By the numbers, of course, it's simple. $15? $250...hmmm...not really a tough choice, especially when I have read so many comments about people finding the Sisterlocks tools difficult to use and feeling like they weren't taught anything they couldn't have picked up on their own. I didn't want to spend money on the class only to come home frustrated because I didn't like using the tool and feeling like I didn't learn anything I couldn't have figured out on my own with practice and some friendly advice.

If the mood ever strikes me, I am much more likely to spring for the entire cost of a consultant's class. Even though it is much more money, it seems to me to be a better value overall. $250 just to have somebody show me something I can probably figure out myself with a little experimentation, just seems really steep...but I don't feel that way about the things that are taught in the consultant's class. Then there is the camraderie and the friends you, that is still something I may undertake in a few years.

This may seem like a totally ignorant statement because I have never even tried to use either Sisterlocks tool on my head or anyone else's, but it just seems like it would be difficult to learn to use on my own head. It seems to me that if I learned in a class how to work on a mannequin and got the hang of the parting and the different patterns, then it would be easier to transfer that knowledge to working my own head.

I'm kind of a visual learner, so I feel like I could pick up the technique well by watching and then doing it on a head in front of me. Then I think I could do my own hair, but I think it would be harder for me to go to a class and learn how to do my own hair by feel. However, I freely admit that perhaps I don't understand how the class is taught. Maybe they let you watch someone else who has the same pattern. That would make sense....In any case, it simply seems like the best option for my current needs and circumstances for me to learn use the nappylocs tool.

I always understood the desire to know how to do one's own hair, it just wasn't a sticking point for me. I didn't feel like I wouldn't be happy until I learned. I know I won't have that feeling of freedom and relief that others describe at learning how to self-maintain, but I do believe that is because I have such a good relationship with my consultant, and everything about my retightenings is positve.

I do not feel dependent on my consultant (although, in point of fact, I am). I guess I do not feel dependent in a negative way. Phyllis and I have become friends. We enjoy each other's company. Her home is welcoming and comfortable. It is a very short drive from my house. Her prices are reasonable, so everything about my installation and retightening sessions has been pleasant from the first day until now, and I suspect things always will be until we part ways. And even at that we have promised to keep in touch for life.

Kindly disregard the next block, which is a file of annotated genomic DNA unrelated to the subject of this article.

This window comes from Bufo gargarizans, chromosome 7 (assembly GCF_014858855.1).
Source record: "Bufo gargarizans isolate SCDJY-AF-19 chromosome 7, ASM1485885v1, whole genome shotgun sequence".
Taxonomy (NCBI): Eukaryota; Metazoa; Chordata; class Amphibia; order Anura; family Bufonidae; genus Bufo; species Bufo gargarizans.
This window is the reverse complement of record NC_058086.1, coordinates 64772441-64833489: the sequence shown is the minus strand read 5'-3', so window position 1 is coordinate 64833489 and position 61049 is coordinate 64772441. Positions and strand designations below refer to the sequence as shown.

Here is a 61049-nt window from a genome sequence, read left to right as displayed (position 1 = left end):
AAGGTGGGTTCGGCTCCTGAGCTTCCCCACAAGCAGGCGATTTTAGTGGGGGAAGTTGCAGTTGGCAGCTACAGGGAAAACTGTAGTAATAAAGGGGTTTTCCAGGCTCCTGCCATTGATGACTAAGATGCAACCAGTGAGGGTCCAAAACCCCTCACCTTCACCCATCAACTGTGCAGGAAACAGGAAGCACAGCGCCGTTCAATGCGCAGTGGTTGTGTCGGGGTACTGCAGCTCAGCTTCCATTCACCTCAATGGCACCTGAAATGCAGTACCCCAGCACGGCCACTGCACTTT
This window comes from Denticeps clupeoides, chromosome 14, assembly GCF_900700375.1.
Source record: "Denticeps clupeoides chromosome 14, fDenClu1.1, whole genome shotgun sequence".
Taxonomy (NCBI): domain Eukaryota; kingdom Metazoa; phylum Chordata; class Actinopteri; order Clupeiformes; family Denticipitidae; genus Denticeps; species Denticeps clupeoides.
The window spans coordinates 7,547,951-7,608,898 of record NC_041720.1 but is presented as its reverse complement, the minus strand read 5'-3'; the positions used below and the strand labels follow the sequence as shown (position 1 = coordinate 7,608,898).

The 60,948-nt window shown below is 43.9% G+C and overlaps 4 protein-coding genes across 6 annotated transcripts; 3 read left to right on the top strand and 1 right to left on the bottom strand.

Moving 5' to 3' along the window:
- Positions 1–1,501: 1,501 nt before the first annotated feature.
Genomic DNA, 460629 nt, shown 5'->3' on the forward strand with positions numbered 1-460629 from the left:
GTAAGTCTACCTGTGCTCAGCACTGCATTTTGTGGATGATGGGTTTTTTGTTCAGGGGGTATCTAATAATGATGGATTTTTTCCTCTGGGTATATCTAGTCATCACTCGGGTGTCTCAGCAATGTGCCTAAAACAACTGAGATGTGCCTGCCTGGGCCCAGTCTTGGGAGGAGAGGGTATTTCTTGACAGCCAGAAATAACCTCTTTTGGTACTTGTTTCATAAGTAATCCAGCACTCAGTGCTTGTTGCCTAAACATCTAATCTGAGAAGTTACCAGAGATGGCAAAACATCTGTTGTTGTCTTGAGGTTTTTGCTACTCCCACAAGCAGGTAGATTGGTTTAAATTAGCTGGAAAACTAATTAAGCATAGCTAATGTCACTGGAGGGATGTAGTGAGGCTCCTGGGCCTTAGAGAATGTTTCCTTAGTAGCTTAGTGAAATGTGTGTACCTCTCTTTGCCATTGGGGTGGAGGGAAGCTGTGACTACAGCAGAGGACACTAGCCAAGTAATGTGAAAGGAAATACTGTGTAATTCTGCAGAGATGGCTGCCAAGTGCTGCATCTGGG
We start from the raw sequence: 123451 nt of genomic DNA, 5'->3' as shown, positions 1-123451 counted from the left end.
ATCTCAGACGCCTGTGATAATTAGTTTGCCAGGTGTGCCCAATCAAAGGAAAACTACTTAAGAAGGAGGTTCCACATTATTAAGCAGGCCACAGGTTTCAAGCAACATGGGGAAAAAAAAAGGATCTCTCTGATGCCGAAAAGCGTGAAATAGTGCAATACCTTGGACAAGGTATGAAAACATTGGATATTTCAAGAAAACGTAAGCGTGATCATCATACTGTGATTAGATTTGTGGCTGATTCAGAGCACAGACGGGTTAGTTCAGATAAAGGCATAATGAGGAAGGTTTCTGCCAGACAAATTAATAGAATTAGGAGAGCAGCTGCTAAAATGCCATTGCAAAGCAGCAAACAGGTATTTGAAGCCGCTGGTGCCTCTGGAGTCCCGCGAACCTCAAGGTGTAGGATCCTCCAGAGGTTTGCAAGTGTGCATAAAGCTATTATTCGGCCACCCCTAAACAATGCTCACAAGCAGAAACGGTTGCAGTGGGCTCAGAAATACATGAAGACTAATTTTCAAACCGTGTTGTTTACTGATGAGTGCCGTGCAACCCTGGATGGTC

I always say that she is so calm and untroubled by things that she transfers a lot of that serenity to me. She doesn't worry and fuss, so neither do I. Having said that, it feels good to take the opportunity to learn to do my own hair now, while I am in this positive space, when it is completely optional and not born out of true necessity or dissatifaction.

My seven month lock-a-versary is coming up on Monday. Can you believe it?

The Power of Peer Pressure

So....everyone is learning to retighten their own hair and I was feeling left out! Last night I went online and ordered my very own nappylocs tool!

I can't wait for it to get here. I want to try it out right away!

I had my locks tightened by my consultant 3 weeks ago, which means I will be due again in two weeks. Phyllis is from the Midwest and she informed me that she intends to go home for the Thanksgiving holidays. Okay, no problem. But then she says she might be gone for 4 or 5 weeks. Oh really?

Well, doesn't that put a kink in my normal retightening schedule? And isn't it all about me?

So, I'm going to have to go a week longer before she leaves or possibly wait a week or two for her to get back...Bummer!

Then there are those locks around my hairline that always want to slip at three weeks....what about those?

I have two locks at my nape that need retightening now, but I was just in her chair last week for lock repair. (One of my straight-hair locks had developed an almost two-inch hole! I could stick two fingers through it!) Someone is probably out there saying, "That's because you didn't braid and band...." But you know what? For all the time I've saved in the past 6 months not braiding and banding, it's a small price to pay. Even if this happens to five more or ten more, it's not a big deal to me.

It took her about 10 minutes to fix, maybe 15. And my lock is perfect again.